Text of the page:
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Circularity in the City

Sarah Hasan

It’s no secret that urban centers like our beloved Toronto consume vast amounts of resources. What we buy, eat, and build all play a role in determining the volume of waste the city sends to landfills. In the midst of a global crisis of overconsumption, how can our city promote the principles of a circular economy, in which resources remain in the system for longer periods. How does our built environment encourage mindfulness in our consumption habits?

While we're familiar with the concepts of reduce, reuse, and recycle, we can expand this approach to include reflect, refrain, re-imagine, and re-purpose. This walk will guide us through locations in Toronto's Riverside and Leslieville, offering insights into how local businesses and the environment can encourage us to reflect on and challenge the relentless pursuit of "more" and "new." From fashion and architecture to our local ecosystems, we'll explore how city spaces can motivate us to re-evaluate our consumption habits.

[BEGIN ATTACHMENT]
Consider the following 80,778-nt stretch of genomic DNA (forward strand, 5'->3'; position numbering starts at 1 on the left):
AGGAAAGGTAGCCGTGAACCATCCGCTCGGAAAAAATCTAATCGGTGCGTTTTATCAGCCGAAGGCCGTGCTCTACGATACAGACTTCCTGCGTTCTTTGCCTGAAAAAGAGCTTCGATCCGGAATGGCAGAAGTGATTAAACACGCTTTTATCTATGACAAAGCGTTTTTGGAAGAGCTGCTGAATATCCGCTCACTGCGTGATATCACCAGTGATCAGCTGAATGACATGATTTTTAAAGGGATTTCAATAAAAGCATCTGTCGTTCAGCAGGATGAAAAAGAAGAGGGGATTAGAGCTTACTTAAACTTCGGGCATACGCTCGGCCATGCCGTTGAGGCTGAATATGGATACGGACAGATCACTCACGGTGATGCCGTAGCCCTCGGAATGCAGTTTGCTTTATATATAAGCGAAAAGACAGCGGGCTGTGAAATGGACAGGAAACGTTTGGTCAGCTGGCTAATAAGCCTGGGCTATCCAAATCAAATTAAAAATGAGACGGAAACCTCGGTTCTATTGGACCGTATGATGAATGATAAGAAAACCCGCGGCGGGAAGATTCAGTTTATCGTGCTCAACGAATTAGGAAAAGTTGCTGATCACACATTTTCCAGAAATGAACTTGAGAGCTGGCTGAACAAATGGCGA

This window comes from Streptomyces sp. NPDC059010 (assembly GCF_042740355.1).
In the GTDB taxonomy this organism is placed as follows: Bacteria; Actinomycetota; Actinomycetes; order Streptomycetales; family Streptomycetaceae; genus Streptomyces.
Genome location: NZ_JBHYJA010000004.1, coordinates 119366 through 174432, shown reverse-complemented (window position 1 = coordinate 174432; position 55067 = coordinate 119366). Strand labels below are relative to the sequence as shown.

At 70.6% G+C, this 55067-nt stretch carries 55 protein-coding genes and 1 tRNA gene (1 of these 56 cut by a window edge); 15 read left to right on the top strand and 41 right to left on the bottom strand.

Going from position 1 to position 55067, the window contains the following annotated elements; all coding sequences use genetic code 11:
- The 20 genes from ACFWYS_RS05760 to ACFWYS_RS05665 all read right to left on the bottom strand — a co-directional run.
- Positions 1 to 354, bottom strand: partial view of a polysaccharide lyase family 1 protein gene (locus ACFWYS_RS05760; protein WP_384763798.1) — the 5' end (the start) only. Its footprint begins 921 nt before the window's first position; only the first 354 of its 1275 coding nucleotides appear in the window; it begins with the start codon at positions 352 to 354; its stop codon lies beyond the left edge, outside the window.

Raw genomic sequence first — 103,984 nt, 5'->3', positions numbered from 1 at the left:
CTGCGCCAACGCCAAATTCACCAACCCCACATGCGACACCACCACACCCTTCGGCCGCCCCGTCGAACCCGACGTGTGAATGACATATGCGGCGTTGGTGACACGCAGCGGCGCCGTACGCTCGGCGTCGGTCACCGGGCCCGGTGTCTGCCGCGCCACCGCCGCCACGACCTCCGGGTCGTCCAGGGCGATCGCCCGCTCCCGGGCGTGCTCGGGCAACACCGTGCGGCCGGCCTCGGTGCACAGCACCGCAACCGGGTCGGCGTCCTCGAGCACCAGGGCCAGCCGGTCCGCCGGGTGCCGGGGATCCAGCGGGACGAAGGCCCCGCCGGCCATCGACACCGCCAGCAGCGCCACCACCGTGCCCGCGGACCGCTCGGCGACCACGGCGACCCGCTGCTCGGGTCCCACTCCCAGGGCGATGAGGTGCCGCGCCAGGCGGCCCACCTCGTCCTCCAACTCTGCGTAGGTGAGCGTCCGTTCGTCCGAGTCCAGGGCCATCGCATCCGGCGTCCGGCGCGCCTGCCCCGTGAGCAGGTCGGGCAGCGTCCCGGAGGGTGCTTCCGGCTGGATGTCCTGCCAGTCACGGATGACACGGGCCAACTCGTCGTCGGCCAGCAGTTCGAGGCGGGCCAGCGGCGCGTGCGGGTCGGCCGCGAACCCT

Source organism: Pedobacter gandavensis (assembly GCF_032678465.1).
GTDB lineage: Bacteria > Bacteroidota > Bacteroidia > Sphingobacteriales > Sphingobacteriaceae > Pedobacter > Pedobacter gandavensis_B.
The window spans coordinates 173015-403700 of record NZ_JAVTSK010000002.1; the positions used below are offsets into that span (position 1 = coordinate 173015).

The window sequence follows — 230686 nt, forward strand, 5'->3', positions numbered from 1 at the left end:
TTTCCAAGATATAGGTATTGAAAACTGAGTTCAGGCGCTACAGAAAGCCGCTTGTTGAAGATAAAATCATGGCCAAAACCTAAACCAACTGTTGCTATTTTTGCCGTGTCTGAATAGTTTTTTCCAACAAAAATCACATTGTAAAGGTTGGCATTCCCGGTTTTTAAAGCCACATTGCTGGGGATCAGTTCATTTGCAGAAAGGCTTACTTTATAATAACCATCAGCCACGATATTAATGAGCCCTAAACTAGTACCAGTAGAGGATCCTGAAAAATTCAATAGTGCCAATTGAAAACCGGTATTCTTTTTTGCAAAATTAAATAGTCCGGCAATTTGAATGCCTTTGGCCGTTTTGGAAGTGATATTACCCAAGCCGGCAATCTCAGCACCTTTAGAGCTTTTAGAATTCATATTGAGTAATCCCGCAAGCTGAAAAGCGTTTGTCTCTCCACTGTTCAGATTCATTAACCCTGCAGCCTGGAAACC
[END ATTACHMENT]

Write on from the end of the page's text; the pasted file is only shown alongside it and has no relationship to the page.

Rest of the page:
Details: Sarah will be wearing a white safari hat.

Walk Start:

Riverdale Park East next to Statue of Dr. Sun Yat Sen (Broadview Ave and Riverdale Ave).

Leslieville, Jimmie Simpson Park. (Booth Ave and Queen St E)

Walk End:

Date: May 5

1:00 p.m. - 2:30 p.m.




Environment and Sustainability.


Breaks encouraged, Busy sidewalks, Dog-friendly walk.

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